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The FDA is canceling the emergency use of monoclonal antibodies to treat symptoms of Corona

The US Food and Drug Administration has revoked the Emergency Use Authorization (EUA) that allowed the use of monoclonal antibody therapy Bamlanivimab, when taken alone, to treat mild to moderate coronavirus symptoms in adults and some children.

According to its official website, and based on its continuous analysis of emerging scientific data, specifically the continuous increase in viral variants, the Food and Drug Administration has determined that the known and potential benefits of bamlanivimab, when taken alone, no longer outweigh the known and potential risks of its authorized use. Therefore, the agency decided that The criteria for issuing an authorization are no longer met and the EUA has been abrogated.

On November 9, 2020, based on all the scientific evidence available at the time, the Food and Drug Administration (FDA) issued an Emergency Use License Agreement to Eli Lilly, allowing the emergency use of bamlanivimab alone to treat mild to moderate coronavirus symptoms in adults and patients. Children (ages 12 years or older and weighing at least 40 kg), who are more likely to develop severe coronavirus.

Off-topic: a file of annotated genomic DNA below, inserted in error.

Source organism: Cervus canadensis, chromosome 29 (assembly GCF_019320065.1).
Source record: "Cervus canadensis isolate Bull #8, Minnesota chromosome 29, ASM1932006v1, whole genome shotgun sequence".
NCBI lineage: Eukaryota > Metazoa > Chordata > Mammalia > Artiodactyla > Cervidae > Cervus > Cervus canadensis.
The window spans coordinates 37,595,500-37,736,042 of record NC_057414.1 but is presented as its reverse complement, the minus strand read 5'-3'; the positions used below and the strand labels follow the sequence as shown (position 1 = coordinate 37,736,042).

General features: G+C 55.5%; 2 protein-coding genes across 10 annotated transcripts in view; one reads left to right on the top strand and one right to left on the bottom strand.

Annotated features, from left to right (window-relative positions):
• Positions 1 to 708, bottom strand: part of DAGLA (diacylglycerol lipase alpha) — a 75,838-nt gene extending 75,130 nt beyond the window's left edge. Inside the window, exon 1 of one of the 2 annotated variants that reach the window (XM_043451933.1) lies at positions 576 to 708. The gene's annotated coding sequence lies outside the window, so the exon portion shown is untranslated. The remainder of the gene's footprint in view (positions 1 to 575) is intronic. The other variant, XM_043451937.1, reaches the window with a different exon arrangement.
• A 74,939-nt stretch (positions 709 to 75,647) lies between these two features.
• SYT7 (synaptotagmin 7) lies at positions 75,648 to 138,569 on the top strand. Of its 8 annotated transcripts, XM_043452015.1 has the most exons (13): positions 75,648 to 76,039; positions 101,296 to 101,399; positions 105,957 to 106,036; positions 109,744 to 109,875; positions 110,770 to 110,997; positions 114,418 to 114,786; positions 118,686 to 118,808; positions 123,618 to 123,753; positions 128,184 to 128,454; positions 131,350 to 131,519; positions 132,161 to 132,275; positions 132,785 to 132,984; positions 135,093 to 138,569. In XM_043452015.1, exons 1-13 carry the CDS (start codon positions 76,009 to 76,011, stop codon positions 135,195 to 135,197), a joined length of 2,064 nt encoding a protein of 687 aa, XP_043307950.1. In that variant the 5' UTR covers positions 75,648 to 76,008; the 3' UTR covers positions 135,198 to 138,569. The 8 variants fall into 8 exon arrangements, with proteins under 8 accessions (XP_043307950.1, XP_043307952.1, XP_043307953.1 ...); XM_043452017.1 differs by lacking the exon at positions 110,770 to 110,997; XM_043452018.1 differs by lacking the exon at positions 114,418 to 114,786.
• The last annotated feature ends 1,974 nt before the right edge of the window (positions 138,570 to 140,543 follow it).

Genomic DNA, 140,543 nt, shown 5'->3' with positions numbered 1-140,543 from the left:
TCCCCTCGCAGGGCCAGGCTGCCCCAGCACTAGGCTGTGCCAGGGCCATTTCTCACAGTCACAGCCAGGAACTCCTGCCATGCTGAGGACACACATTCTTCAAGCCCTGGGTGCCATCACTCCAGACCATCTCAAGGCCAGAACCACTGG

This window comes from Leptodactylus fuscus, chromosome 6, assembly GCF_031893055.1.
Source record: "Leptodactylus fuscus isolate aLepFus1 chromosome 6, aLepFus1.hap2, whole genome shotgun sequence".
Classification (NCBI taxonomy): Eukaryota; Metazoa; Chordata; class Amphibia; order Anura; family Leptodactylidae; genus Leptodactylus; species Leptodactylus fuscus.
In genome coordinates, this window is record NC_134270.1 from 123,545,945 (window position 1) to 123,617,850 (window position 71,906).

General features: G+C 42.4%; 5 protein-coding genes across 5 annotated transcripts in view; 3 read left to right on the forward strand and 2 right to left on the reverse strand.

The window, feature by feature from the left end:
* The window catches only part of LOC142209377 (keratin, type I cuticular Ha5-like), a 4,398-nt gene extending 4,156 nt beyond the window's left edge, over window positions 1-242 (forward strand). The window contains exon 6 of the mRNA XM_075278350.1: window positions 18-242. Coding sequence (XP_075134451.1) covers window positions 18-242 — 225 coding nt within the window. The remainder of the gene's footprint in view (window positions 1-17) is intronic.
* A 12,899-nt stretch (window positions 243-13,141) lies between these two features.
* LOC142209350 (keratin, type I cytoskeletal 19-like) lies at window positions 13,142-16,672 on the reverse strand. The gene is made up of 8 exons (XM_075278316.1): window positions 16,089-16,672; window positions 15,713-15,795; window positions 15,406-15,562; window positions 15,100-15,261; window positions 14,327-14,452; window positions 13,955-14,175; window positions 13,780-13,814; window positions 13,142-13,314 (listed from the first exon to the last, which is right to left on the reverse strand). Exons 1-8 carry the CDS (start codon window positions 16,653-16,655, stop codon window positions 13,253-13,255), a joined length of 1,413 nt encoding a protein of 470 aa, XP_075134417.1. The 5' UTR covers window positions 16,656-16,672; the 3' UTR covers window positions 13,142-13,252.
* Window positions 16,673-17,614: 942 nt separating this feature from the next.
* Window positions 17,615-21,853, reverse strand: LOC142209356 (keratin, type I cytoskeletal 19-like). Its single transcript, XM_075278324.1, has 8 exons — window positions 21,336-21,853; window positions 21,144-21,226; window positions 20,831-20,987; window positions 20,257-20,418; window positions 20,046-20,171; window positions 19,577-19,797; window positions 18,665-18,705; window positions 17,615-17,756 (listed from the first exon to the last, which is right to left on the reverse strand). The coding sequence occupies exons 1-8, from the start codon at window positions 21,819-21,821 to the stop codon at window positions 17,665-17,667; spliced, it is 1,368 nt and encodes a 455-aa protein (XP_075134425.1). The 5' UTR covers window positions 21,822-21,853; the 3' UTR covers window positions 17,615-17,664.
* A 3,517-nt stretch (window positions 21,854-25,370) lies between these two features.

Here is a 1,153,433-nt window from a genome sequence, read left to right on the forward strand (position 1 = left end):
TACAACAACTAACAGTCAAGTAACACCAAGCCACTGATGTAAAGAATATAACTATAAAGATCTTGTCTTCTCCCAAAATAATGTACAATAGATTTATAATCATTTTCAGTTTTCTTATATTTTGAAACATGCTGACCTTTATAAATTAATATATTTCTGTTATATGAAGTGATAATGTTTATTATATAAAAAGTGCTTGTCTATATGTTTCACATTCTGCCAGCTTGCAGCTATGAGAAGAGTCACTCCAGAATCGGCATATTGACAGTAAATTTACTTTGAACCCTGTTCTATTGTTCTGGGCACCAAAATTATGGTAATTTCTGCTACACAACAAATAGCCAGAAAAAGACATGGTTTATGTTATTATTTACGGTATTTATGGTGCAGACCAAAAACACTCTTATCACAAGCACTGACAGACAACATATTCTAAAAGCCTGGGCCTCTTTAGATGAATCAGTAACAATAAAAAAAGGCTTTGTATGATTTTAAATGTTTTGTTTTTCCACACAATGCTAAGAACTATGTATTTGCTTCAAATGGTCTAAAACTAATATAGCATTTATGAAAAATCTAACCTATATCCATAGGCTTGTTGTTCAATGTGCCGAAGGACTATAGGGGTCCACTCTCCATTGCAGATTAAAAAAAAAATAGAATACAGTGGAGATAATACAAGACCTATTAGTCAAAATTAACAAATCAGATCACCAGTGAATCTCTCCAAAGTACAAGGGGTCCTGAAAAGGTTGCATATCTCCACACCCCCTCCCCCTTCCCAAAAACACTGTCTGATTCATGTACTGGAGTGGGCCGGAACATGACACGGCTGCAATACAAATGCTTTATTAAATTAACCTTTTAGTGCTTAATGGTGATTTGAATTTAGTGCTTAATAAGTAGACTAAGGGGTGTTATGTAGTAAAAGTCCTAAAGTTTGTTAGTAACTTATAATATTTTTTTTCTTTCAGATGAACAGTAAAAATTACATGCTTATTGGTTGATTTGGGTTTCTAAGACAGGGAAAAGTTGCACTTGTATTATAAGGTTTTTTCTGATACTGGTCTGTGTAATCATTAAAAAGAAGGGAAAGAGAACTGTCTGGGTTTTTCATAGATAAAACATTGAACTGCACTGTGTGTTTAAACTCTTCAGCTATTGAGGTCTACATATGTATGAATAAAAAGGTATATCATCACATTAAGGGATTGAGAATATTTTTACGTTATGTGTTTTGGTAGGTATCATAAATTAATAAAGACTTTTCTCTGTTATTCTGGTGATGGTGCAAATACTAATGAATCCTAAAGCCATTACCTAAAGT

What are monoclonal antibodies?


Monoclonal antibodies are proteins made in the laboratory that mimic the immune system's ability to fight harmful pathogens such as viruses, such as the Coronavirus.

As of mid-March 2021, nearly 20% of viruses sequenced in the United States were reported as variants expected to be resistant to bamlanivimab alone, up from about 5% in mid-January 2021.

In addition, there are currently no testing techniques available that enable health care providers to test individual patients for viral variants of MERS-CoV before starting monoclonal antibody therapy. Therefore, an experimental treatment with monoclonal antibody therapies that is expected to work at scale should be used. A broad spectrum against all variants across the country to reduce the likelihood of treatment failure.